International Pinot Noir Day
Perfectly manicured rows of Pino Noir Vineyards in early Spring - Santa Barbara, CA Wine Country

August 18 is a very important day. It is international Pinot Noir day.

I found out about this important factoid in an email I received from Alma Rosa Winery in the Santa Barbara region. Alma Rosa - no surprise here - is known for vinting up some exceptional Pinot Noir.

My discovery of this significant occasion raises several questions.

What does one do to celebrate Pinot Noir Day?

Who gets to decide that a certain day should be named something special?

If Pinot Noir has its own day, does that make Sauvingnon Blanc feel kind of neglected.

Do fried green tomatoes have their own day?

OK, let’s tackle those questions one by one. First, what should you do to celebrate International Pinot Noir Day? Even without consulting the experts, it's safe to assume that drinking Pinot Noir is the preferred method of recognition.

Second question: Who names days? From what I can tell, just about anyone... who thinks they can make it stick. As for who declared International Pinot Noir Day? Don’t know don’t care. Final answer.

Third question: Is Sauvignon Blanc sad about all this Pinot Day attention? Thankfully, there’s no need for hurt feelings. Sauvignon Blanc does have its own day. May 6. Somewhat unfortunate, as the previous day is Cinco de Mayo (a.k.a. Drinko de Maya). Unless Sauvignon Blanc has the ability to cure a tequila hangover, I doubt it gets much attention on its special day.

Question four: Do fried green tomatoes have their own day? Um, surprise, they do. I tried to pick something so far afield that it obviously wouldn't have it's own day. I was trying to be silly. Apparently, people more silly than me decided that fried green tomatoes deserve elevated attention once every 365 days. It was declared by the Montclair Public Library of New Jersey, so it might not be ready for the "international" designation yet.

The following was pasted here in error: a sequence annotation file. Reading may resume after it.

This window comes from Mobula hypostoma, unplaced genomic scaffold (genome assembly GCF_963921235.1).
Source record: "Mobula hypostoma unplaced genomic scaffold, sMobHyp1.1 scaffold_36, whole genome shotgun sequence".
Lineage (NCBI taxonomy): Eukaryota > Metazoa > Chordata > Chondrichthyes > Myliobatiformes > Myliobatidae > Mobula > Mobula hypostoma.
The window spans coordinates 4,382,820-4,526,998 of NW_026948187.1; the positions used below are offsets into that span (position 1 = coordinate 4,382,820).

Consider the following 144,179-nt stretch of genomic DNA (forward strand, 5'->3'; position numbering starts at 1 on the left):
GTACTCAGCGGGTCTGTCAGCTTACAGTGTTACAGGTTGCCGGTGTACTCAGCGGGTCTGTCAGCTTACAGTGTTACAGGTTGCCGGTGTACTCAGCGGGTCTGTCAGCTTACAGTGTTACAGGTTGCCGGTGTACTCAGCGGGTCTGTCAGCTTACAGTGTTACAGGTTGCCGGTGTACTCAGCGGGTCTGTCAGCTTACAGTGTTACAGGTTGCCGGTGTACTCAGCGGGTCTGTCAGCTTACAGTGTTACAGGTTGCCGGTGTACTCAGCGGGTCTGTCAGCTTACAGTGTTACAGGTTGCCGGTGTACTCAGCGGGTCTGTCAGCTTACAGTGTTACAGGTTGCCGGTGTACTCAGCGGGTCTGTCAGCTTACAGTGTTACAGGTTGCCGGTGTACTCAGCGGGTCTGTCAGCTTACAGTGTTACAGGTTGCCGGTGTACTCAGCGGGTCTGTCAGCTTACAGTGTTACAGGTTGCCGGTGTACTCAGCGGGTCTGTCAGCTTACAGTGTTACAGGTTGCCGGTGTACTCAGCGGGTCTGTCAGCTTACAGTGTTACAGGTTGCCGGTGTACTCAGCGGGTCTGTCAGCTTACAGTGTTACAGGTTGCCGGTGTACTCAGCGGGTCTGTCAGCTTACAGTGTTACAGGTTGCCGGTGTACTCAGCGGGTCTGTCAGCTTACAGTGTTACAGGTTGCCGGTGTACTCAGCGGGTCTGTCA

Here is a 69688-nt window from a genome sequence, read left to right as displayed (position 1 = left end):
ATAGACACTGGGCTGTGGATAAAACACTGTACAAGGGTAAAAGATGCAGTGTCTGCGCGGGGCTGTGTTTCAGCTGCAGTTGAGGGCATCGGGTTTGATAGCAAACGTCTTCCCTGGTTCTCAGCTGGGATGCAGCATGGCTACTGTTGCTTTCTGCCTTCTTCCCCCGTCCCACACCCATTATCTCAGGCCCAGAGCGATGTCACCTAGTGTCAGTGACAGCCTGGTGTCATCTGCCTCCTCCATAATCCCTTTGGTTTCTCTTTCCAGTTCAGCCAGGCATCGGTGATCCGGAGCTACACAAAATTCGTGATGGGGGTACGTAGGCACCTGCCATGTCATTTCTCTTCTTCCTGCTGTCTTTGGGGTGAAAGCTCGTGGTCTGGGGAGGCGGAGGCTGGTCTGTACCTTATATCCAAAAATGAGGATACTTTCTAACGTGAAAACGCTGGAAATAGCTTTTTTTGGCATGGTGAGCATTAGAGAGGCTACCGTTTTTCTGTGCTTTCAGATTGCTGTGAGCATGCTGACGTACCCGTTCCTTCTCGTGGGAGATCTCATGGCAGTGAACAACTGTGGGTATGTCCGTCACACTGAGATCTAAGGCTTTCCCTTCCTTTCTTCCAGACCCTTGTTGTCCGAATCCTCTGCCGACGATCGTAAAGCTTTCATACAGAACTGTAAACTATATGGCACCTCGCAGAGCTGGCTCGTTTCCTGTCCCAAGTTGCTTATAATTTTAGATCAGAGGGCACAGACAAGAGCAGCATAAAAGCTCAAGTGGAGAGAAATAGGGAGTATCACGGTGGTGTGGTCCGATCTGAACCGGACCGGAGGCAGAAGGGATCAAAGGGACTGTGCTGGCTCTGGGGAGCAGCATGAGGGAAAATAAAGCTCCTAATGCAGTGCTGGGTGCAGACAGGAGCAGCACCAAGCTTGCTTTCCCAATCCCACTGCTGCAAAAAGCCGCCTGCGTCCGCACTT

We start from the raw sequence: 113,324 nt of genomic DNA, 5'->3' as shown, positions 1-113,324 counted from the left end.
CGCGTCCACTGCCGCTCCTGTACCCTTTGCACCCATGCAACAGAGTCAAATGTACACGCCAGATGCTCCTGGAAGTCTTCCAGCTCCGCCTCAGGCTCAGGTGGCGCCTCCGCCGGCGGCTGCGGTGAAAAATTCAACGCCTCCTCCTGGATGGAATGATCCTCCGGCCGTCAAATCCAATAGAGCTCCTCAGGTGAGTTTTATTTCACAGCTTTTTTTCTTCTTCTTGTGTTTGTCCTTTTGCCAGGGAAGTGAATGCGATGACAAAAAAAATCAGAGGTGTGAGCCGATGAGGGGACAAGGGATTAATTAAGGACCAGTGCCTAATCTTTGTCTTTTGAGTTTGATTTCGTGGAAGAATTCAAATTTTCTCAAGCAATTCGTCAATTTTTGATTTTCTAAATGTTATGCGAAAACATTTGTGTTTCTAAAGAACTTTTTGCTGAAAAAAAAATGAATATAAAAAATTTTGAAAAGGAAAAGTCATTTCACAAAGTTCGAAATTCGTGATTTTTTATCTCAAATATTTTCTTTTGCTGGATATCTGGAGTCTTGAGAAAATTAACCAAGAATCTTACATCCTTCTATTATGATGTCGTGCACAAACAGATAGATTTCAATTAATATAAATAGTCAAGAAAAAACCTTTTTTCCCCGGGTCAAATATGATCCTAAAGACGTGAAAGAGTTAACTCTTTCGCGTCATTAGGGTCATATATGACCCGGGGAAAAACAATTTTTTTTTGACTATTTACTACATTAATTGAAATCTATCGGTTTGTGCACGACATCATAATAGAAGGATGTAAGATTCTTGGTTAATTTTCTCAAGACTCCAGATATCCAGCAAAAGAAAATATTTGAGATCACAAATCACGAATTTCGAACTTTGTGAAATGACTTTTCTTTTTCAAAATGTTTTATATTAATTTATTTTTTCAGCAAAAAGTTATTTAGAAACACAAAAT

While researching this topic, I learned there are at least 36 days dedicated to wine, not only specific varietals, but also wine in general. Presumably, these days are intended to give us an excuse to drink wine. Because we need a reason. The most comprehensive-sounding of these days is National Wine Day on May 25. For those of you who can’t figure out what to do on National Wine Day, there’s the much more assertively named National Drink Wine Day on February 18. Obviously declared by someone who did not know exactly what to do on the more ambiguously named National Wine Day.

Here is a list of 2018 wine days for specific varietals (many are set on the day of the week, like the "third Thursday," so the dates change year-to-year):

  • April 17 - Malbec Day
  • May 4 - Sauvignon Blanc Day
  • May 9 - Moscato Day
  • May 21 - Chardonnay Day
  • June 11 - Rose Wine Day
  • August 1 - Albarino Day
  • August 18 - Pinot Noir Day
  • August 30 - Cabernet Day
  • September 21 - Granache Day
  • November 7 - Merlot Day
  • November 12 - Tempranillo Day
  • November 14 - Zinfandel Day
  • December 31 - Champagne Day

Yes, I will be celebrating International Pinot Noir Day in the appropriate way. But to be honest, it’s a chore to keep track of all these specific wine-related dates. So I’m proposing that we we simply declare the times we living in as "The Wine Century." It just needs enough popular support to become a real thing. I’ll start working on it right away. Maybe the people at the Montclair Library can help.

~ Kay Syrah

Wine Country Guru Gal

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